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Cuttings grown from an historic tree in Lichfield have been planted at the National Memorial Arboretum.
The four young willows were grown from Johnson’s Willow which stands next to Stowe Pool.
The tree became well-known during the 18th Century due to its size and the interest Samuel Johnson showed in it.
The cuttings were taken by Lichfield District Council after a request from the Johnson Society.
They were grown and planted at the National Memorial Arboretum with special plaques placed to mark their significance.
John Winterton, from the Johnson Society, said:
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“We are all delighted to see the trees planted at the National Memorial Arboretum.
“Johnson’s Willow is a unique, living link with Samuel Johnson and his age.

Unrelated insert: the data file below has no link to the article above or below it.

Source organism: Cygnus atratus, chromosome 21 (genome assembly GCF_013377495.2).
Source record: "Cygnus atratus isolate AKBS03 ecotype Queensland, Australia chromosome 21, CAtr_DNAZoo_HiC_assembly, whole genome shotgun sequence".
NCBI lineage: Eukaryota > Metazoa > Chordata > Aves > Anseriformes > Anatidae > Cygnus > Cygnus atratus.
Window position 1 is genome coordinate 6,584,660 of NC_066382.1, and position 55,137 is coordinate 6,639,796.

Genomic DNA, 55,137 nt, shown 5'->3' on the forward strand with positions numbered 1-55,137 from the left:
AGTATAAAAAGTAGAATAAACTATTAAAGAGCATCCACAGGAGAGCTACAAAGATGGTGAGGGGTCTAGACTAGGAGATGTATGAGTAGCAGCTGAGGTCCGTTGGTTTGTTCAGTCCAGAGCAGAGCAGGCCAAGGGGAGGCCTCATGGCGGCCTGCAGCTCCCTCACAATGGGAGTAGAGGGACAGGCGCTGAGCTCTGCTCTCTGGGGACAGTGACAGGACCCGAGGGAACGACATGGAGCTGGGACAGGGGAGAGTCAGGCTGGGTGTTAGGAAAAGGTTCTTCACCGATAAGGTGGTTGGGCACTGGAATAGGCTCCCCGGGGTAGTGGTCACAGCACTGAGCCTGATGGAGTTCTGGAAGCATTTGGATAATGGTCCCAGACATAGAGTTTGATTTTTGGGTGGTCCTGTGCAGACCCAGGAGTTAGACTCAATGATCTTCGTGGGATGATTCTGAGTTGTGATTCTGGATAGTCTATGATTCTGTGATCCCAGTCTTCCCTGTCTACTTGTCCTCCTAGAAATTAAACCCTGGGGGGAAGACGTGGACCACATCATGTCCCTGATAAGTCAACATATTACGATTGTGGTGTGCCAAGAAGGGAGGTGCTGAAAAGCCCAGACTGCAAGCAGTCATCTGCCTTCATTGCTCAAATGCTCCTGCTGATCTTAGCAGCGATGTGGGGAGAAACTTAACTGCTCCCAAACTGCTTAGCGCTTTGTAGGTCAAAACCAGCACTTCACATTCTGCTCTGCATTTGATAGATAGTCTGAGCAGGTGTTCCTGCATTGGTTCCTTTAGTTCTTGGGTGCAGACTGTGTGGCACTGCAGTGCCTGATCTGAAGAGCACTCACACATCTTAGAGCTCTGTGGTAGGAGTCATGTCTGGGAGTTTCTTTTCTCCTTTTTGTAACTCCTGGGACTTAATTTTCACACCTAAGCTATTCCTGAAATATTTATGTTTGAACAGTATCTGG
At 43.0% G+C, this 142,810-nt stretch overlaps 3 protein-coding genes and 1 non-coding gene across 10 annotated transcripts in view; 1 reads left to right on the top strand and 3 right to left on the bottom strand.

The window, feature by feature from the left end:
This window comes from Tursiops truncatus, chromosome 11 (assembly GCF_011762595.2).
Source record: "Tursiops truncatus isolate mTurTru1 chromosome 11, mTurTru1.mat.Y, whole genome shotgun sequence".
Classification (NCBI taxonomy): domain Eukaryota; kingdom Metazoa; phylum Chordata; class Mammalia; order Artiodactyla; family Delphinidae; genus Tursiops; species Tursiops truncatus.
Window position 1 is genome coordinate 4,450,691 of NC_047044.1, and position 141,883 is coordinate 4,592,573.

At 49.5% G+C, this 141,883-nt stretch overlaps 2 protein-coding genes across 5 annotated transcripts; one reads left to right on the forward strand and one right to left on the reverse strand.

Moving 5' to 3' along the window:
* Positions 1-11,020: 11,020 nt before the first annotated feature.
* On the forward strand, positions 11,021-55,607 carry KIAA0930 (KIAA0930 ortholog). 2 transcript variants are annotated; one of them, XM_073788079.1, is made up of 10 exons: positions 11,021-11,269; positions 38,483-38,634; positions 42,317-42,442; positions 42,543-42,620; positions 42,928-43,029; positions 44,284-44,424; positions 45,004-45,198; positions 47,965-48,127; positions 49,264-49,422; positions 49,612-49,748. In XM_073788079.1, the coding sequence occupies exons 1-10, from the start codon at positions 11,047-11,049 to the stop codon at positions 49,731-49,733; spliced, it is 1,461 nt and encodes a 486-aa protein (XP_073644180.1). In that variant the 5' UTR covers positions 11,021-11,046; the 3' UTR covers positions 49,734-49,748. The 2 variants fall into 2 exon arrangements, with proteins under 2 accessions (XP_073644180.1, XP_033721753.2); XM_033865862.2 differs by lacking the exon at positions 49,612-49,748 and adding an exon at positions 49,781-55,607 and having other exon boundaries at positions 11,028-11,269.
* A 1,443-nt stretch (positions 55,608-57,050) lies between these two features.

“It keeps alive the memory of the people of the past and their achievements, so that we can honour and learn from them both now and in the future.
“Since this is very much in line with the principles on which the National Memorial Arboretum was founded, it is highly appropriate that cuttings from Johnson’s Willow should join the collection here.”John Winterton, Johnson Society
The original Johsnon’s Willow blew down in 1829, but cuttings were taken from it, and a second willow was planted.
Ever since then, this process of renewal has been repeated when necessary, and the current tree is the fourth incarnation of Johnson’s Willow.
Cllr Joe Powell, chairman of Lichfield District Council, said:
“It’s wonderful to see these four important trees being planted in the beautiful surroundings of the National Memorial Arboretum.
“It allows us to share a piece of Lichfield’s history with the many people that will visit over the years, who will enjoy the trees and their heritage.
“I would like to thank the Johnson Society for organising this and for the National Memorial Arboretum for welcoming the trees.”Cllr Joe Powell, Lichfield District Council
The four trees can now be found at two locations at Water’s Meet at the National Memorial Arboretum.